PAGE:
For Phillip Rollins, owner of OffBeat, a record and comic store in Jackson, Mississippi, January brought a downturn.
“Either you get paid off, or it’s like a dead zone,” Rollins said. “So January and summer tends to be the months that I personally hate the most because it’s so slow.”
Rollins, who recently moved to a new storefront in downtown Jackson, is having a good holiday retail season.
“I like a lot of big-ticket items,” he said. “Recently, I bought a collectible with two rare Taylor Swift 45 [a vinyl record played at a speed of 45 revolutions per minute]. I actually sold one of these, thinking I’d never have one. “
But once the summer passed, he had to deal with a problem that had been a headache since last year: inflation. Rollins is not alone. In December, nearly a third of small businesses said they were concerned about inflation, according to the Small Business Optimism Index, a monthly survey released by the National Federation of Independent Business.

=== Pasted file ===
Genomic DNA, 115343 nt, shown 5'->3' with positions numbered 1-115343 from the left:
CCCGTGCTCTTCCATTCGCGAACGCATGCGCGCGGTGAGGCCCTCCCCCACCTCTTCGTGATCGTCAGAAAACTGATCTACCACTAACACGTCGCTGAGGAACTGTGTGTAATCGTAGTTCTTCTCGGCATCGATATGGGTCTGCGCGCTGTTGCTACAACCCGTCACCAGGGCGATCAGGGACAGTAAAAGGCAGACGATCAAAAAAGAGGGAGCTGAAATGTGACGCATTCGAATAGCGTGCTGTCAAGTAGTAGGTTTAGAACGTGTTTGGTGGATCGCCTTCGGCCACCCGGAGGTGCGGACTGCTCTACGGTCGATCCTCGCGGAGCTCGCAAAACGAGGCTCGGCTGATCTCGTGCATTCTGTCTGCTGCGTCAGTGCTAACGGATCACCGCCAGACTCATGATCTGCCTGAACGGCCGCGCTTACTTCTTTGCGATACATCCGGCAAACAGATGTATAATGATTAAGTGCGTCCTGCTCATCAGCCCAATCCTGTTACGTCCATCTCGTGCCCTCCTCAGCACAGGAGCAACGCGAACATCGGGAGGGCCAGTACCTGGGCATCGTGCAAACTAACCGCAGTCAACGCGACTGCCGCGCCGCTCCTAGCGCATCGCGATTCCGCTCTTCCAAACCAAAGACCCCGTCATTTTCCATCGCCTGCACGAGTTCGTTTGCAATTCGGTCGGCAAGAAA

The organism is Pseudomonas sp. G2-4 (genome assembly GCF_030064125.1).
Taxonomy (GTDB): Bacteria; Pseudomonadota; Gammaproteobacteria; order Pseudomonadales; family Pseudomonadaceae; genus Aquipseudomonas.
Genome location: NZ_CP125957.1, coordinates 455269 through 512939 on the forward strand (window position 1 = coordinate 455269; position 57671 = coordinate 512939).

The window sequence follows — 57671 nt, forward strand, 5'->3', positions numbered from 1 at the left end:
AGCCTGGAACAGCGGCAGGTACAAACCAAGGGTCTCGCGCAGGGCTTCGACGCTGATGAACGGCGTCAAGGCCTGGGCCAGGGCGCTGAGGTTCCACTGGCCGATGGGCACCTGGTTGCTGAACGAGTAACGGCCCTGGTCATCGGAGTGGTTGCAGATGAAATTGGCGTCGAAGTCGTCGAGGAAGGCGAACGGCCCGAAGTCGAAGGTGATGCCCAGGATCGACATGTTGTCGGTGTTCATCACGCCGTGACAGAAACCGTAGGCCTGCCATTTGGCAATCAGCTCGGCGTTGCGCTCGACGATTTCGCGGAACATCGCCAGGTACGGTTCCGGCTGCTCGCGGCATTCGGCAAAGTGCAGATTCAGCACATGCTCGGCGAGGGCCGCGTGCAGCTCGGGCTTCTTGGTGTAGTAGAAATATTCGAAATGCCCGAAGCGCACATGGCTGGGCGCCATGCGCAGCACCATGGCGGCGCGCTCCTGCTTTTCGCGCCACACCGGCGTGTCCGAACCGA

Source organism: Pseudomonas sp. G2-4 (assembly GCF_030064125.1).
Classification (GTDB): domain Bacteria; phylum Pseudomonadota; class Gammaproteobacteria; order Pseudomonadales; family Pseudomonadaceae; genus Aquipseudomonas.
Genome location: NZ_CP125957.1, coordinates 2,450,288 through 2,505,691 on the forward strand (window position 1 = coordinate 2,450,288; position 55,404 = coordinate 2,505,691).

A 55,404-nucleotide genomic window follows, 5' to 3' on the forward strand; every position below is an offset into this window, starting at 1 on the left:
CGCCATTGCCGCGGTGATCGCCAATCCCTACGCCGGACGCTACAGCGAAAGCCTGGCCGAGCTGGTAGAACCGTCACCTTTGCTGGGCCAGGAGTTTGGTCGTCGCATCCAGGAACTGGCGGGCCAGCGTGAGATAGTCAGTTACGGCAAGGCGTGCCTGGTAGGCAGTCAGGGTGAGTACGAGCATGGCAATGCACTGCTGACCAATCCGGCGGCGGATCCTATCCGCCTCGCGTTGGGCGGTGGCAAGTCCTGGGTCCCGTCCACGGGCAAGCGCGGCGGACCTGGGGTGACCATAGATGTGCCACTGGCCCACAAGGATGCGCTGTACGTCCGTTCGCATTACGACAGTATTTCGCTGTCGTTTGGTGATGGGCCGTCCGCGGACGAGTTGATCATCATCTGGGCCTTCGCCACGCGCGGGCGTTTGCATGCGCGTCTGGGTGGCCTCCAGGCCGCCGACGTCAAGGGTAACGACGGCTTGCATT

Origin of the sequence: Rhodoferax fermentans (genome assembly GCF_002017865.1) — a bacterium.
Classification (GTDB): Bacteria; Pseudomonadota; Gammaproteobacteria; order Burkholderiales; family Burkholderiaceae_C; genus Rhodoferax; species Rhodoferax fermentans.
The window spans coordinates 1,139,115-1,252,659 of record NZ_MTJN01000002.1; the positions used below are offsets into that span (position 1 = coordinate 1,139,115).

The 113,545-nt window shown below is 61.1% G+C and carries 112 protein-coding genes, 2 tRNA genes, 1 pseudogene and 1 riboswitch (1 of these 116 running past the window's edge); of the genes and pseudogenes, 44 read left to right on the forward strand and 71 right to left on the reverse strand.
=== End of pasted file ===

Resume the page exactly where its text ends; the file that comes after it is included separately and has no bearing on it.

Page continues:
“I’m kind of fed up because of the way inflation is going,” Rollins said. “For example, a Lauryn Hill record that was $25 last year is now $30, maybe $35. That extra $5 really makes a difference for people, ‘I want one record or I want two records.'”
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